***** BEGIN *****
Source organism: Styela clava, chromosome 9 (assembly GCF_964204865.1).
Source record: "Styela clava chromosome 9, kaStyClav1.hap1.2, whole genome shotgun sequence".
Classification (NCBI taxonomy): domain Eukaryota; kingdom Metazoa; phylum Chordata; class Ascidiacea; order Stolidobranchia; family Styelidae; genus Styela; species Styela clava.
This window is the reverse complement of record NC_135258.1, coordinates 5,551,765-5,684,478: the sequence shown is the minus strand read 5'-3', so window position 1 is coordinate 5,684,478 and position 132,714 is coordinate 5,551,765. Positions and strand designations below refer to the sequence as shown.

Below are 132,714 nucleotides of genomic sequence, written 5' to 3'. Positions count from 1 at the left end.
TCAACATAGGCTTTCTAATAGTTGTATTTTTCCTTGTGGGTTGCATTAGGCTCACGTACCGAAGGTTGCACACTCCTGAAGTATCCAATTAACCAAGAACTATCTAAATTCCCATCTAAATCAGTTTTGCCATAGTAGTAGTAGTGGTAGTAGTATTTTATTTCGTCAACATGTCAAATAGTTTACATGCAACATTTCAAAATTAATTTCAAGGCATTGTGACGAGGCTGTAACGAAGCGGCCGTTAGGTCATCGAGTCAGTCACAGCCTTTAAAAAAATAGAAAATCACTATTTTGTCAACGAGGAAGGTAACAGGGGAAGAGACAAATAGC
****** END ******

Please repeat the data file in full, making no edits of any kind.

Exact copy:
Source organism: Styela clava, chromosome 9 (assembly GCF_964204865.1).
Source record: "Styela clava chromosome 9, kaStyClav1.hap1.2, whole genome shotgun sequence".
Classification (NCBI taxonomy): domain Eukaryota; kingdom Metazoa; phylum Chordata; class Ascidiacea; order Stolidobranchia; family Styelidae; genus Styela; species Styela clava.
This window is the reverse complement of record NC_135258.1, coordinates 5,551,765-5,684,478: the sequence shown is the minus strand read 5'-3', so window position 1 is coordinate 5,684,478 and position 132,714 is coordinate 5,551,765. Positions and strand designations below refer to the sequence as shown.

Below are 132,714 nucleotides of genomic sequence, written 5' to 3'. Positions count from 1 at the left end.
TCAACATAGGCTTTCTAATAGTTGTATTTTTCCTTGTGGGTTGCATTAGGCTCACGTACCGAAGGTTGCACACTCCTGAAGTATCCAATTAACCAAGAACTATCTAAATTCCCATCTAAATCAGTTTTGCCATAGTAGTAGTAGTGGTAGTAGTATTTTATTTCGTCAACATGTCAAATAGTTTACATGCAACATTTCAAAATTAATTTCAAGGCATTGTGACGAGGCTGTAACGAAGCGGCCGTTAGGTCATCGAGTCAGTCACAGCCTTTAAAAAAATAGAAAATCACTATTTTGTCAACGAGGAAGGTAACAGGGGAAGAGACAAATAGC